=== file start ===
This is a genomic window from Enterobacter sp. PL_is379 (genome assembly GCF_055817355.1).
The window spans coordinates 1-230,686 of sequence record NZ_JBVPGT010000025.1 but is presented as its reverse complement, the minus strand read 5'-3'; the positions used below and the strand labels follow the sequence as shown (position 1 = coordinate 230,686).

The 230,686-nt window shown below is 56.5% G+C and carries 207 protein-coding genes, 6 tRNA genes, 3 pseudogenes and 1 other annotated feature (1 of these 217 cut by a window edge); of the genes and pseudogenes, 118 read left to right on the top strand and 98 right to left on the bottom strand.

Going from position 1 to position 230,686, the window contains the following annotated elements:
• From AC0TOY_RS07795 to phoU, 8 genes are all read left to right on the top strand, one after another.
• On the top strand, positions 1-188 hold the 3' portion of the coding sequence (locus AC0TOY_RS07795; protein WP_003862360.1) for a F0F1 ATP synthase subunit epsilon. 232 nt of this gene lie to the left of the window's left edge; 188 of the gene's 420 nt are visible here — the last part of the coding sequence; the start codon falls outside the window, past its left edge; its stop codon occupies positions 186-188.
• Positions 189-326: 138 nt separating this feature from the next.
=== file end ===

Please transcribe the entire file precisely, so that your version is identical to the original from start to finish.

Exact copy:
This is a genomic window from Enterobacter sp. PL_is379 (genome assembly GCF_055817355.1).
The window spans coordinates 1-230,686 of sequence record NZ_JBVPGT010000025.1 but is presented as its reverse complement, the minus strand read 5'-3'; the positions used below and the strand labels follow the sequence as shown (position 1 = coordinate 230,686).

The 230,686-nt window shown below is 56.5% G+C and carries 207 protein-coding genes, 6 tRNA genes, 3 pseudogenes and 1 other annotated feature (1 of these 217 cut by a window edge); of the genes and pseudogenes, 118 read left to right on the top strand and 98 right to left on the bottom strand.

Going from position 1 to position 230,686, the window contains the following annotated elements:
• From AC0TOY_RS07795 to phoU, 8 genes are all read left to right on the top strand, one after another.
• On the top strand, positions 1-188 hold the 3' portion of the coding sequence (locus AC0TOY_RS07795; protein WP_003862360.1) for a F0F1 ATP synthase subunit epsilon. 232 nt of this gene lie to the left of the window's left edge; 188 of the gene's 420 nt are visible here — the last part of the coding sequence; the start codon falls outside the window, past its left edge; its stop codon occupies positions 186-188.
• Positions 189-326: 138 nt separating this feature from the next.